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This document summarises the release procedures for FOLIO projects.

Introduction

There are separate notes about the FOLIO version-numbering scheme and the Build, test, and deployment infrastructure.

Maven-based modules

The procedure is outlined here for “Okapi” and is similar for other back-end Maven-based modules.

Quick summary major/feature release

(However follow this complete document for its important information.)

In this example we are releasing X.Y.0 of a module.

 git checkout -b tmp-release-X.Y.0
 vi NEWS.md
 git commit -m "Update NEWS" NEWS.md
 mvn -DautoVersionSubmodules=true release:clean release:prepare # Supply next feature (X.Y+1.0-SNAPSHOT)
 git push && git push --tags

Log in to Jenkins and run your jobs at Jenkins.

GitHub: Merge temporary release branch tmp-release-X.Y.0 to master.

Jira: Mark as released. Add next versions.

Slack: Announce on #releases

Create a long-lived branch for that major/feature version:

 git checkout -b bX.Y vX.Y.0
 mvn versions:set -DnewVersion=X.Y.1-SNAPSHOT
 git commit -a -m "release branch"
 git push

Quick summary bug fix release

Make a bug fix on the release for the X.Y-series:

 git checkout bX.Y
 vi NEWS.md
 git commit -m "Update NEWS" NEWS.md
 mvn --batch-mode -DautoVersionSubmodules=true release:clean release:prepare
 git push && git push --tags

Log in to Jenkins and run your jobs at Jenkins.

Jira: Mark as released. Add next versions.

Slack: Announce on #releases

Bug fix releases

Generally we want bug fix releases to occur in separate branches with only bug fixes (not to be confused with temporary release branches). For this purpose, we must create a long-lived release branch. We use the naming scheme b followed by the major and minor versions, for example b2.17 which will include all bug fixes for version 2.17 (so for v2.17.1 and v2.17.2).

The bug fix release can be created as follows. Thus, it happens ONCE after a feature/major release has been performed.

Major / minor releases

Note that master represents both new features and bug fixes. If there are important new features to be added while holding back incompatible releases, then a feature branch b2 could be created, but it is probably not worth the effort except in very special cases.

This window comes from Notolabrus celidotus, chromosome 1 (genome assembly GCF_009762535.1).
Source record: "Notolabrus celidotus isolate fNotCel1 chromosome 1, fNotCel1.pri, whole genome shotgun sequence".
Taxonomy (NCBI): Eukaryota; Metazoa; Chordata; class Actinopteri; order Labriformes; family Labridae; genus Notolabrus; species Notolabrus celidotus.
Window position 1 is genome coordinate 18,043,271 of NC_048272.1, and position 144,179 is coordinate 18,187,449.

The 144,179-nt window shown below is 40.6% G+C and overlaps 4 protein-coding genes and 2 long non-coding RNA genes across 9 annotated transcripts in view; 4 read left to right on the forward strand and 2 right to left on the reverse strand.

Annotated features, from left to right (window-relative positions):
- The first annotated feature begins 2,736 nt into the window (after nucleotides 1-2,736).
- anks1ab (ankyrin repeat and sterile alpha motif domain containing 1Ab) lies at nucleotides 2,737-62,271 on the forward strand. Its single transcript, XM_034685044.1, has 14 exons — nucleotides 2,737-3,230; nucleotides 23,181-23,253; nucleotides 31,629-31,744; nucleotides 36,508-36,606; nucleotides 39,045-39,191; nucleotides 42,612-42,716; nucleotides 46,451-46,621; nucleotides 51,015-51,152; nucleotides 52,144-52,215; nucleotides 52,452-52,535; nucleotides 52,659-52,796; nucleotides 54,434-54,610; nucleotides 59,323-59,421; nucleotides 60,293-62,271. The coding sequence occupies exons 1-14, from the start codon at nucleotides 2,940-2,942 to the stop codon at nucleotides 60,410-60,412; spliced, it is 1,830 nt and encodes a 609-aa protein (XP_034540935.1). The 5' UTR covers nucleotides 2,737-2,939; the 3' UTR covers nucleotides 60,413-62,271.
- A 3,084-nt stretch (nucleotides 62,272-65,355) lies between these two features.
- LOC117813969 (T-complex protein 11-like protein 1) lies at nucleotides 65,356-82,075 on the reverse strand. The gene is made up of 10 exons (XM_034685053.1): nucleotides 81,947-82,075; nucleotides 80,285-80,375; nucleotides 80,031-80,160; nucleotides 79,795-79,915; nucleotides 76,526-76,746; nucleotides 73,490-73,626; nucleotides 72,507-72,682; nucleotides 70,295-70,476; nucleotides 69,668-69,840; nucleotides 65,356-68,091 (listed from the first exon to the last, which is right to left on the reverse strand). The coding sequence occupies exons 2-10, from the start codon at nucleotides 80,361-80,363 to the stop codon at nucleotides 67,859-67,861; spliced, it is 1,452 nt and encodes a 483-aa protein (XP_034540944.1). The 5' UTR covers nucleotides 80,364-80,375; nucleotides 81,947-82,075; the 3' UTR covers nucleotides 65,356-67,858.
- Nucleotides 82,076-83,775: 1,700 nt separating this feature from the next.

Once: Ensure POM declarations

(You only need to do this once for a project. On subsequent releases you can skip this point.)

For Maven-based projects, the Maven Release Plugin is required. To enable the release plugin, add the following to the parent POM of the project:

<plugin>
  <groupId>org.apache.maven.plugins</groupId>
  <artifactId>maven-release-plugin</artifactId>
  <version>2.5.3</version>
  <configuration>
    <preparationGoals>clean verify</preparationGoals>
    <tagNameFormat>v@{project.version}</tagNameFormat>
    <pushChanges>false</pushChanges>
    <localCheckout>true</localCheckout>
  </configuration>
</plugin>

FOLIO projects which need to deploy artifacts to the FOLIO Maven repository during the Maven ‘deploy’ phase will have the following specified in the project’s top-level POM:

  <distributionManagement>
    <repository>
      <id>folio-nexus</id>
      <name>FOLIO Release Repository</name>
      <url>https://repository.folio.org/repository/maven-releases/</url>
      <uniqueVersion>false</uniqueVersion>
      <layout>default</layout>
    </repository>
    <snapshotRepository>
      <id>folio-nexus</id>
      <name>FOLIO Snapshot Repository</name>
      <uniqueVersion>true</uniqueVersion>
      <url>https://repository.folio.org/repository/maven-snapshots/</url>
      <layout>default</layout>
    </snapshotRepository>
  </distributionManagement>

  <scm>
    <url>https://github.com/folio-org/${artifactId}</url>
    <connection>scm:git:git://github.com/folio-org/${artifactId}.git</connection>
    <developerConnection>scm:git:git@github.com:folio-org/${artifactId}.git</developerConnection>
    <tag>HEAD</tag>
  </scm>

Commit all changes to the POM file.

Ensure that Jira issues are ready

For the issues that are associated with this release, ensure that they reflect reality, have the relevant Fix Version parameter, and are closed.

In Jira you’ll generally have at most 3 unreleased versions: Next major, next minor and next bug fix release. Unreleased versions should be removed. It is natural that there will be some versions that are not released anyway.

Make a temporary release branch

If you do not have commit access to the master branch (and even if you do), you can make the release on a branch.

git checkout -b "tmp-release-X.Y.Z"

Prepare the news document

Edit NEWS.md to add concise descriptions and issue numbers for each major item. Take extra care with spelling and readability.

git commit -m "Update NEWS" NEWS.md

Only the release manager should ever need to write to the NEWS file. Using Jira versions and Git log, they can decide what happened in this branch.

(If everybody writes to NEWS along the way, there will be a conflict for ALL merges.)

Optional: Update any scripts and descriptors for release version

Update version numbers in places that maven will not do automatically, to be the version you are about to release. That could be ModuleDescriptors, LaunchDescriptors, or scripts you use for testing and development.

Often it is not necessary to have any such. You should be using the autogenerated descriptors from templates. Note that scripts can enable the module without mentioning any version numbers.

git commit -a -m "Towards version X.Y.Z"

Prepare and perform the source release

mvn -DautoVersionSubmodules=true release:clean release:prepare

(If not yet comfortable, then add the parameter -DdryRun=true)

This command will prompt you for input including the release tag/version, the next post-release SNAPSHOT version, as well as ask you to resolve any SNAPSHOT dependencies if you have any. Do NOT create releases with SNAPSHOT dependencies! Selecting the defaults are mostly fine. Your release tag must be prefixed with ‘v’ (the default) and you can always change the next SNAPSHOT version later if necessary.